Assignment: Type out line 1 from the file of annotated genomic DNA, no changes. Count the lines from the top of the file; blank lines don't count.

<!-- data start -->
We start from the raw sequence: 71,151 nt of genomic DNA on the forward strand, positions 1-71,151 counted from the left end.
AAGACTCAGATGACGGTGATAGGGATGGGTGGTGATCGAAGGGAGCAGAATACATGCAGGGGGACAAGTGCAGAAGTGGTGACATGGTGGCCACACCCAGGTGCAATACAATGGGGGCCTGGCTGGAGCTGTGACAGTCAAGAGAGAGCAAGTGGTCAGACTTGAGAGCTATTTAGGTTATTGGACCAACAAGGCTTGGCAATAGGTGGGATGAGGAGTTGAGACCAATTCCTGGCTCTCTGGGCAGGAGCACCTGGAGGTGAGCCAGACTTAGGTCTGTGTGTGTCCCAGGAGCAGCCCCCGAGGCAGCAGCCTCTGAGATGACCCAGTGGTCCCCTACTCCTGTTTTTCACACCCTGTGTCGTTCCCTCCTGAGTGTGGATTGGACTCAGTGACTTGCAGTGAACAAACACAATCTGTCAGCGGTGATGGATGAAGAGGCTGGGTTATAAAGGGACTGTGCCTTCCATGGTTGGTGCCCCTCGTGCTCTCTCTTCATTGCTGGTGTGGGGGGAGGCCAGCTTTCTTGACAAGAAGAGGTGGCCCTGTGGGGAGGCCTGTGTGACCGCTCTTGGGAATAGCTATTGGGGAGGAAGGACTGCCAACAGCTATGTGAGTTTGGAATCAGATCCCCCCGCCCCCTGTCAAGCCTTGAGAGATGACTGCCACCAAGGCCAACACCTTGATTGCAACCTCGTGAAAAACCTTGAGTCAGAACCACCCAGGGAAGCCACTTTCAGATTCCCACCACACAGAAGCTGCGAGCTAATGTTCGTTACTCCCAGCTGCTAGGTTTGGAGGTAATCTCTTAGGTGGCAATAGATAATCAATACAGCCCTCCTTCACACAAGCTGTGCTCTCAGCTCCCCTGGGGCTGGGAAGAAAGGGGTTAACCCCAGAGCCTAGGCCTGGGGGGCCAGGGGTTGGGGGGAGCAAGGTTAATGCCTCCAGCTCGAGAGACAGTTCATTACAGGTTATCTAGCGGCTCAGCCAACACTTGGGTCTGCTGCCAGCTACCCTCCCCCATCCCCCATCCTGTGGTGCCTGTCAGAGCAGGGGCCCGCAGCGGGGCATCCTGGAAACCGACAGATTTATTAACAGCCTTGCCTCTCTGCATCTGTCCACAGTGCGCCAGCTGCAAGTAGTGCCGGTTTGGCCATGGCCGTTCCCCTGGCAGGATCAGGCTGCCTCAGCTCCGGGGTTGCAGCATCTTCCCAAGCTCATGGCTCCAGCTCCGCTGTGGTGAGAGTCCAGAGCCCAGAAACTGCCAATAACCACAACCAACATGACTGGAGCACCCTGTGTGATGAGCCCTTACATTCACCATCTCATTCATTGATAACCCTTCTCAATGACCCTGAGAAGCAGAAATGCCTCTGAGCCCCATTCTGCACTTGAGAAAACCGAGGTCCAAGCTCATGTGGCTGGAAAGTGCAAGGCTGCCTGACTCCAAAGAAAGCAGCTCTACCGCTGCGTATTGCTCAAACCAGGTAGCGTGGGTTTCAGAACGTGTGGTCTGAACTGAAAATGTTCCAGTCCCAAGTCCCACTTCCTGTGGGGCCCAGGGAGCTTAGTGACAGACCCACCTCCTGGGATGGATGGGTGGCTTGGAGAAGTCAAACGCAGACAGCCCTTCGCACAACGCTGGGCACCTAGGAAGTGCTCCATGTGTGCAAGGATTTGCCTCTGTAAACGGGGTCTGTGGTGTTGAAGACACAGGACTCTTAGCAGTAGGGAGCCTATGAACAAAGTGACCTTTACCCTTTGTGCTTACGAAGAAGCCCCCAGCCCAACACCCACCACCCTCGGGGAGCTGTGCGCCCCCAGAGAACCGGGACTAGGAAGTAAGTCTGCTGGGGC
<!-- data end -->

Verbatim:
We start from the raw sequence: 71,151 nt of genomic DNA on the forward strand, positions 1-71,151 counted from the left end.